Dr. Nick Duffield, a professor in the Department of Electrical and Computer Engineering at Texas A&M University, was awarded a grant from the National Science Foundation (NSF) that will allow him to research network traffic classification.
Duffield, in collaboration with Dr. Minlan Yu from Yale University, received the grant, which is titled “Distributed Approximate Packet Classification.” It is funded from 2016 to 2019 with a budget of $350,000.
Network traffic classification — assigning incoming packets to classes for processing based on pattern-matching rules — is critical for many network management tasks, including performance monitoring and fault diagnosis. However, as the number of classification tasks grows, the resources required to store and apply the rules, switch memory in particular, can become scarce. Duffield’s project takes an end-to-end view of traffic classification, observing that in addition to the memory usage at switches, other cheaper resources are involved in packet processing, specifically bandwidth to transfer selected packets to the receivers and downstream receivers that run applications. Trading off resources and even classification accuracy amongst these resources can lead to a better overall performance once the needs of downstream applications are factored in.
“The big research challenge now is how to realize these benefits in large and complex communications networks, such as in data centers, which can encompass millions of servers connected by hundreds of thousands of switches,” Duffield said.
Duffield, who also has a courtesy appointment in the Department of Computer Science and Engineering and is director of the Texas A&M Engineering Big Data Initiative, received his bachelor’s degree in natural sciences in 1982 and a master’s in mathematics in 1983 from the University of Cambridge. He received his Ph.D. in mathematical physics from the University of London in 1987. His research focuses on data and network science, particularly applications of probability, statistics, algorithms and machine learning to the acquisition, management and analysis of large datasets in communications networks and beyond.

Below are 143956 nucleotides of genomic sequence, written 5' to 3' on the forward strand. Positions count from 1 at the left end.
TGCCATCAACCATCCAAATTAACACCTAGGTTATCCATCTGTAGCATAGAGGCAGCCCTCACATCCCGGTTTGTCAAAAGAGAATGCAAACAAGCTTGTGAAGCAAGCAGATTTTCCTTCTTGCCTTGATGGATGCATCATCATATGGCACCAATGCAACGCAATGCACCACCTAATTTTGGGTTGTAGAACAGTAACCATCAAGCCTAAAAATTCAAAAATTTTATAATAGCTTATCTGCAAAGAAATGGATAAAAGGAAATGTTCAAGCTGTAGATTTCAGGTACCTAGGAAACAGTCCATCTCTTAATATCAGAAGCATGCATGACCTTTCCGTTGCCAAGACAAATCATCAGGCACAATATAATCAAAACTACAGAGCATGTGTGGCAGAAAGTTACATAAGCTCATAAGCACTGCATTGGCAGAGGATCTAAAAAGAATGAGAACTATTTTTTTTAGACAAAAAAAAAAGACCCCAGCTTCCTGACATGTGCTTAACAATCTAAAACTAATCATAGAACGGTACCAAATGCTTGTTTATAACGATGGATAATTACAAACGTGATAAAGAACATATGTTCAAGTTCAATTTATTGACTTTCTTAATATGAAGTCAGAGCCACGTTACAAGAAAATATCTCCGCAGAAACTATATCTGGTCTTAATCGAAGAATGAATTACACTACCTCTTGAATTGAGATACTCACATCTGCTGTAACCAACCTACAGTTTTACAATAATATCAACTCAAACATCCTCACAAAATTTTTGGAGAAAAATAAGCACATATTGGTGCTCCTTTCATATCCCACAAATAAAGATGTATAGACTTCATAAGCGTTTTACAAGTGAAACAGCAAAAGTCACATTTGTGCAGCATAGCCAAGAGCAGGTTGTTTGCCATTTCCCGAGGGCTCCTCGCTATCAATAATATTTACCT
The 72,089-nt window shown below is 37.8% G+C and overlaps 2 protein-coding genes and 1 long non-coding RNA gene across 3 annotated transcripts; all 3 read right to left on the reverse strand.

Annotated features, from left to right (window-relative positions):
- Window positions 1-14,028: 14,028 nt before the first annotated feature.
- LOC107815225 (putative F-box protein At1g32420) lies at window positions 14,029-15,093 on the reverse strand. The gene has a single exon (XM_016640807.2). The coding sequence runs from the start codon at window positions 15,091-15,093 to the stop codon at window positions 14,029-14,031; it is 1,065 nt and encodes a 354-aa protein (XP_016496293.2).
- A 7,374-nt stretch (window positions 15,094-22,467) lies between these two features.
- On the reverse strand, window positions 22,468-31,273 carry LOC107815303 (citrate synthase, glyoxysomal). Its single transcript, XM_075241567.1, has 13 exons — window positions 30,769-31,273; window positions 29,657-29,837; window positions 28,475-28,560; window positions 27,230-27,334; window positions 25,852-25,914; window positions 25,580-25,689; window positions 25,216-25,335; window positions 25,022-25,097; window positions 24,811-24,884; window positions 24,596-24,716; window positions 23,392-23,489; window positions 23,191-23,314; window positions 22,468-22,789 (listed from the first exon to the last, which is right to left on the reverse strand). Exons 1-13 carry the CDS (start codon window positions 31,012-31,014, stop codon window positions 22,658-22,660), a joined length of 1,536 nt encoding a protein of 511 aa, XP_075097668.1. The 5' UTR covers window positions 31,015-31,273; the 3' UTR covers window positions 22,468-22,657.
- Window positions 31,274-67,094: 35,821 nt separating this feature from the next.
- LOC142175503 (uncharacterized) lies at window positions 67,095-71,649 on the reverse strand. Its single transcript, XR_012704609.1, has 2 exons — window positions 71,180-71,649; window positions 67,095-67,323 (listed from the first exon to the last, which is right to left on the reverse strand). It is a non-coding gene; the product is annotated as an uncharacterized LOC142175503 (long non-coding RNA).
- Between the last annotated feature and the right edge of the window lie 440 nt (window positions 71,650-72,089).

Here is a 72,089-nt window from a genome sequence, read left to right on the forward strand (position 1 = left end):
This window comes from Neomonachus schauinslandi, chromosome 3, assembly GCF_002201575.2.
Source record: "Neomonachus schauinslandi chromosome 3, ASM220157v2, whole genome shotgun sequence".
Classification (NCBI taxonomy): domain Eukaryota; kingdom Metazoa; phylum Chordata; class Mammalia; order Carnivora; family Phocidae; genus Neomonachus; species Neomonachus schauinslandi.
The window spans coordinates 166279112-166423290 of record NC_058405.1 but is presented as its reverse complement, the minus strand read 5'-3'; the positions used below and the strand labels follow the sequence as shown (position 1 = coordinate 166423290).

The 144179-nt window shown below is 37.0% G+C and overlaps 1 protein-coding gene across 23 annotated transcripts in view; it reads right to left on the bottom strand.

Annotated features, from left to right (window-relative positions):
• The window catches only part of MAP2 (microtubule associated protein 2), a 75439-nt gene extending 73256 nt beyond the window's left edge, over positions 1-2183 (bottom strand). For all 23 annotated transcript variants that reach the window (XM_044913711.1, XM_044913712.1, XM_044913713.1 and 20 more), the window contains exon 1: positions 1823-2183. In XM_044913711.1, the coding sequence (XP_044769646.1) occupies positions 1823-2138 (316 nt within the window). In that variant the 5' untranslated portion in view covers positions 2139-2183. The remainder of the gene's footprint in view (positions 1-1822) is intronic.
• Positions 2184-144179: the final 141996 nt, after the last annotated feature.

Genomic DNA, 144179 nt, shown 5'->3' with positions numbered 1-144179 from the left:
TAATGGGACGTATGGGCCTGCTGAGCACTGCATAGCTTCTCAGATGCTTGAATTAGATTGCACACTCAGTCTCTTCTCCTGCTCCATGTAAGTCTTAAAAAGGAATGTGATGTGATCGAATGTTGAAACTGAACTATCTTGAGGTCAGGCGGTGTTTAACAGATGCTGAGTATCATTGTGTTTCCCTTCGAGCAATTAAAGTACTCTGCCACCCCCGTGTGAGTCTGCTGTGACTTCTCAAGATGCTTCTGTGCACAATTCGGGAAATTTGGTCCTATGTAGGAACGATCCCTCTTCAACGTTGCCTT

Before joining the department, Duffield worked at AT&T Labs-Research, Florham Park, New Jersey, where he held the position of distinguished member of technical staff and was an AT&T Fellow. He previously held post-doctoral and faculty positions in Dublin, Ireland, and Heidelberg, Germany.
Duffield, the author of over 150 refereed journal and conference papers and inventor of 50 U.S patents, is co-inventor of the smart sampling technologies that lie at the heart of AT&T’s scalable Traffic Analysis Service. He is specialty editor-in-chief for Big Data of the journal Frontiers in ICT and he was charter chair of the IETF working group on packet sampling. Duffield is an IEEE Fellow, an IET Fellow and serves on the board of directors of ACM SIGMETRICS. He is an associate member of the Oxford-Man Institute of Quantitative Finance. He is a Texas A&M principal investigator on the DARPA funded consortium DEDUCE: Distributed Enclave Defense Using Configurable Edges, and has received faculty research awards from Google and Intel.